marestail plant
SPRING NIGHTMARE: This is what you don’t want to see next spring — an established marestail plant in young soybeans. Late-fall herbicide application can help control marestail.

Late fall still offers chance to work on marestail

Soybean Pest Beat: Agronomists say it’s hard to overestimate the value of fall herbicide applications.

How long can we go before it’s time to shut off the sprayer and quit applying fall herbicides? I have a decent crop of winter annual weeds, but I also have marestail up, and that’s what I am trying to get.

The Indiana certified crop advisers answering this question include: Betsy Bower, agronomist for Ceres Solutions Cooperative, Terre Haute; Jamie Bultemeier, agronomist and corporate sales manager for A&L Great Lakes Labs, Fort Wayne; and Steve Gauck, sales agronomist with Beck’s, Greensburg.

Bower: One can apply herbicides fairly late into the fall. We just need good growing conditions to properly translocate the herbicide to the roots. Weeds to target include Canada thistle, dandelion and the annual marestail. Even with new dicamba-tolerant soybeans, getting a jump on marestail control in the fall will allow us to better manage the weed and take selection pressure off spring and early summer applications.

We can spray until the ground freezes, but still use the early spring spraying recommendations of spraying when we have actively growing weeds. Look for at least three days of 50 to 55 degree F high days with 45 degree nights, followed by another 24 to 48 hours of similar conditions. We have more time on our side for the weed control product to work in the fall following application before next spring.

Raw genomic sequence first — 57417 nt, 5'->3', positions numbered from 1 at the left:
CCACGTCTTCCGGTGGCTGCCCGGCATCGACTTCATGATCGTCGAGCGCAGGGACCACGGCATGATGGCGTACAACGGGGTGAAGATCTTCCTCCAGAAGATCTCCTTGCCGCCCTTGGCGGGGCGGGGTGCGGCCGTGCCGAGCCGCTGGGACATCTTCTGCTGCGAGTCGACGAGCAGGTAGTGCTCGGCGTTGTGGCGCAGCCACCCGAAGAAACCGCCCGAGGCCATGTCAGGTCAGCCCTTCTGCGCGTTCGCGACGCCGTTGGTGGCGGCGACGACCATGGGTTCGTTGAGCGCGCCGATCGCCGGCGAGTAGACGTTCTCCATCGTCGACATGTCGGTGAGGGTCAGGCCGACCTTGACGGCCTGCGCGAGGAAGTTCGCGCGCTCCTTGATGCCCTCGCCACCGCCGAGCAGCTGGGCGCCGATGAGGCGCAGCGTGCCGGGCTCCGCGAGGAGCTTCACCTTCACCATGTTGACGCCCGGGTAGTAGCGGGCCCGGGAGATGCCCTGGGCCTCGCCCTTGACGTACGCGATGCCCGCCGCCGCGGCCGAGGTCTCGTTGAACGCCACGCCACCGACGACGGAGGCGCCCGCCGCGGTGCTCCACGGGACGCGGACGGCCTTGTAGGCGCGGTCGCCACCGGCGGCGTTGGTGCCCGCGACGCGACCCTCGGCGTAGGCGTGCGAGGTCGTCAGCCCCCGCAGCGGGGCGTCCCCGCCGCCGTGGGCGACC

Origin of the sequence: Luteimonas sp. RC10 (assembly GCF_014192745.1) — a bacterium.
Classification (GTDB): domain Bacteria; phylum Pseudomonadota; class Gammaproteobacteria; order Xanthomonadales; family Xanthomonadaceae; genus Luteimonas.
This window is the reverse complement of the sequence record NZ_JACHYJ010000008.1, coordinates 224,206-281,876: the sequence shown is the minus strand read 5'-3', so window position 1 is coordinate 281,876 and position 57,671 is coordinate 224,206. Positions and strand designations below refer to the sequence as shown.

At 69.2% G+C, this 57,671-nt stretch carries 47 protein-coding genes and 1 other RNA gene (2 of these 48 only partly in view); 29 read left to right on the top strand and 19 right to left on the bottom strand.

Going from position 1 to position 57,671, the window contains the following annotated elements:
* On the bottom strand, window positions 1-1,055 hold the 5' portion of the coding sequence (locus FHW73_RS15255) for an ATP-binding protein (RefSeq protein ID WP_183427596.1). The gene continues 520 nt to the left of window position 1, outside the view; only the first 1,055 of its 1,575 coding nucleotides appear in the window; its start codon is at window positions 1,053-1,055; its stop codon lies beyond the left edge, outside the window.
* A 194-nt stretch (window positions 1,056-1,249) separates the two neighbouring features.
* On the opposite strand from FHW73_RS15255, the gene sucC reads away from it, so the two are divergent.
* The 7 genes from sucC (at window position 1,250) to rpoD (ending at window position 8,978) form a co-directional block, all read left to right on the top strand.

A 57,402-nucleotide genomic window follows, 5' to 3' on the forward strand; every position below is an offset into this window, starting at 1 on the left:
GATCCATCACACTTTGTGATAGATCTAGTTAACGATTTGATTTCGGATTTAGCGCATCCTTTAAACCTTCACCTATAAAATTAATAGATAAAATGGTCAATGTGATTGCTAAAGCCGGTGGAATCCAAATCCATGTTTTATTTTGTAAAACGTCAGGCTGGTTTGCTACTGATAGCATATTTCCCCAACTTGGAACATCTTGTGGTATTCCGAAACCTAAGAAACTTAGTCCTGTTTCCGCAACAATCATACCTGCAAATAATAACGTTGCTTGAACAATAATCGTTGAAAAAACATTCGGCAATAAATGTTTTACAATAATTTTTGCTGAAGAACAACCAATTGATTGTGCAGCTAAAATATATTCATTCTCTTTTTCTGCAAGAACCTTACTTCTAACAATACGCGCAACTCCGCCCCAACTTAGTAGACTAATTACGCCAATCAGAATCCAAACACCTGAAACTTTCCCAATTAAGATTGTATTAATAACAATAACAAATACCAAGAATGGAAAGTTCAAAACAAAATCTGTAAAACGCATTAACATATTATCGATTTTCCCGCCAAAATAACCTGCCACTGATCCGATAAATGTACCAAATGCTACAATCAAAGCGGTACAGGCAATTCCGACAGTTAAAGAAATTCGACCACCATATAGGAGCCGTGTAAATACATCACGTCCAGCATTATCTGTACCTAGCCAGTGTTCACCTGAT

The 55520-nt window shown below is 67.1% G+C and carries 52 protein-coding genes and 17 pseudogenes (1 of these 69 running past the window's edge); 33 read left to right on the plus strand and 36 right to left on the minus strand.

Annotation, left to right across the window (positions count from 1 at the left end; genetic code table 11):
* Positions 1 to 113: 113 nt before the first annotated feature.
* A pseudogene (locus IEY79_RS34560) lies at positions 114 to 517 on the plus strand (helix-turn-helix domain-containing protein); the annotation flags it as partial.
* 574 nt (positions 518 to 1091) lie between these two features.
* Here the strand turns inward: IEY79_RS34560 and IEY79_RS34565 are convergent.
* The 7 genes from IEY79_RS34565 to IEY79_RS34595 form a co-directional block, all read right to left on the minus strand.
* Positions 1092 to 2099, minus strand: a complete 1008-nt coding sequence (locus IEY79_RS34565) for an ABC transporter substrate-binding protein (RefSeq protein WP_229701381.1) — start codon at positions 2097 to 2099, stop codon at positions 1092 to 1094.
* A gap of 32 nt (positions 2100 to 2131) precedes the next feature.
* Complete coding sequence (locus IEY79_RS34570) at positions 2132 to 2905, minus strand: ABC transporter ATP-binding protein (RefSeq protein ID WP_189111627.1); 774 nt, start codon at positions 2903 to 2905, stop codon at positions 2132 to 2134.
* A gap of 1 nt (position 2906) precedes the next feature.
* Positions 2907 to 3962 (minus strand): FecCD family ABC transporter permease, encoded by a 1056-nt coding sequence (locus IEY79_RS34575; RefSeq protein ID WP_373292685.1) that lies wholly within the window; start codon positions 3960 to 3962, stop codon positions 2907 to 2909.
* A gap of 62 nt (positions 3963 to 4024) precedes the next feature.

Bultemeier: Fall herbicide programs focused on residual herbicide control are best made after the soil temperature has fallen below 50 degrees F but before the soil freezes. Cooler temperatures lengthen the window of activity for the herbicide. When looking to control weeds up and growing now, they need to be actively growing. Cooler fall temperatures trigger plants to increase downward movement of carbohydrates for storage in the roots. It’s an ideal time to promote root translocation of herbicides.

Gauck: In most years, we target fall herbicide applications through mid-November. You want weeds still actively growing. Fall is a great time to target marestail, dandelions and Canada thistle. Look at labels and recommended adjuvants. Some herbicides will have different recommendations for fall.

Bultemeier: A killing frost can disrupt plant growth and translocation. If a frost has occurred, scout weeds 48 to 72 hours after the frost to verify that plants weren’t killed. It’s also best to give plants a minimum of 48 to 72 hours before another hard frost is expected to allow for herbicide translocation within the plant. Marestail is very hardy and can survive a light frost.   

Gauck: Before making a fall herbicide application, be sure to know what cash crop you’ll be planting in the spring. This is extremely important if you’re using a fall residual program. If you use a residual product, spray as late into the fall as weather allows. This will control weeds that are up, but give better residual control into spring. With weed pressures ever-increasing, don’t count on a residual herbicide applied in the fall keeping fields clean until summer. Be sure to apply a residual herbicide in the spring.

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